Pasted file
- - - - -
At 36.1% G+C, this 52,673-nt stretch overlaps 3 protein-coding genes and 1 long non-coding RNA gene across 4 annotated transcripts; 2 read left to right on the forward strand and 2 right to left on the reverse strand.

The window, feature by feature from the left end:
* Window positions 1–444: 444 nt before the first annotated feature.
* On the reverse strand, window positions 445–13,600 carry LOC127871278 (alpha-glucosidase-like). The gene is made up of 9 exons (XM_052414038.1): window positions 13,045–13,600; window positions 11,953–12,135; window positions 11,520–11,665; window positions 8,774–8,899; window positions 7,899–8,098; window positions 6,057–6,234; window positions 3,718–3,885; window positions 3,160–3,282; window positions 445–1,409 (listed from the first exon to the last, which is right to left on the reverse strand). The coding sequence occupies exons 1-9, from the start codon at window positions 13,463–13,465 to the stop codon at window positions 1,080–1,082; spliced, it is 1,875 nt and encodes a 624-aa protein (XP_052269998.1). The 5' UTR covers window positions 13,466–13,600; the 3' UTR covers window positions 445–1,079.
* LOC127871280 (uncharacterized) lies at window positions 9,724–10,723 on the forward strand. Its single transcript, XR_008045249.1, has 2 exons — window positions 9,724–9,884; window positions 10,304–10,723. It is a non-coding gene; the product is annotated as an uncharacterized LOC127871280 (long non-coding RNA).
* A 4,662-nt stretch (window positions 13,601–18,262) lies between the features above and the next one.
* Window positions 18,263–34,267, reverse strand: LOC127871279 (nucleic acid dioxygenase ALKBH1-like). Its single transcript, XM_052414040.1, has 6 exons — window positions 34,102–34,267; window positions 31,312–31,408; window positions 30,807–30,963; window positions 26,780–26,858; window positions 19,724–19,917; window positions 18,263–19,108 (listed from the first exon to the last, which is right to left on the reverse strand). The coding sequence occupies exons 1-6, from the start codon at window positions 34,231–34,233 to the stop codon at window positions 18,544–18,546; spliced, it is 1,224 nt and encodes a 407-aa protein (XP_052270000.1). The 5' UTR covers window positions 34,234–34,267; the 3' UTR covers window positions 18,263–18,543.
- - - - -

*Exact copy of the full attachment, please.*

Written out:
At 36.1% G+C, this 52,673-nt stretch overlaps 3 protein-coding genes and 1 long non-coding RNA gene across 4 annotated transcripts; 2 read left to right on the forward strand and 2 right to left on the reverse strand.

The window, feature by feature from the left end:
* Window positions 1–444: 444 nt before the first annotated feature.
* On the reverse strand, window positions 445–13,600 carry LOC127871278 (alpha-glucosidase-like). The gene is made up of 9 exons (XM_052414038.1): window positions 13,045–13,600; window positions 11,953–12,135; window positions 11,520–11,665; window positions 8,774–8,899; window positions 7,899–8,098; window positions 6,057–6,234; window positions 3,718–3,885; window positions 3,160–3,282; window positions 445–1,409 (listed from the first exon to the last, which is right to left on the reverse strand). The coding sequence occupies exons 1-9, from the start codon at window positions 13,463–13,465 to the stop codon at window positions 1,080–1,082; spliced, it is 1,875 nt and encodes a 624-aa protein (XP_052269998.1). The 5' UTR covers window positions 13,466–13,600; the 3' UTR covers window positions 445–1,079.
* LOC127871280 (uncharacterized) lies at window positions 9,724–10,723 on the forward strand. Its single transcript, XR_008045249.1, has 2 exons — window positions 9,724–9,884; window positions 10,304–10,723. It is a non-coding gene; the product is annotated as an uncharacterized LOC127871280 (long non-coding RNA).
* A 4,662-nt stretch (window positions 13,601–18,262) lies between the features above and the next one.
* Window positions 18,263–34,267, reverse strand: LOC127871279 (nucleic acid dioxygenase ALKBH1-like). Its single transcript, XM_052414040.1, has 6 exons — window positions 34,102–34,267; window positions 31,312–31,408; window positions 30,807–30,963; window positions 26,780–26,858; window positions 19,724–19,917; window positions 18,263–19,108 (listed from the first exon to the last, which is right to left on the reverse strand). The coding sequence occupies exons 1-6, from the start codon at window positions 34,231–34,233 to the stop codon at window positions 18,544–18,546; spliced, it is 1,224 nt and encodes a 407-aa protein (XP_052270000.1). The 5' UTR covers window positions 34,234–34,267; the 3' UTR covers window positions 18,263–18,543.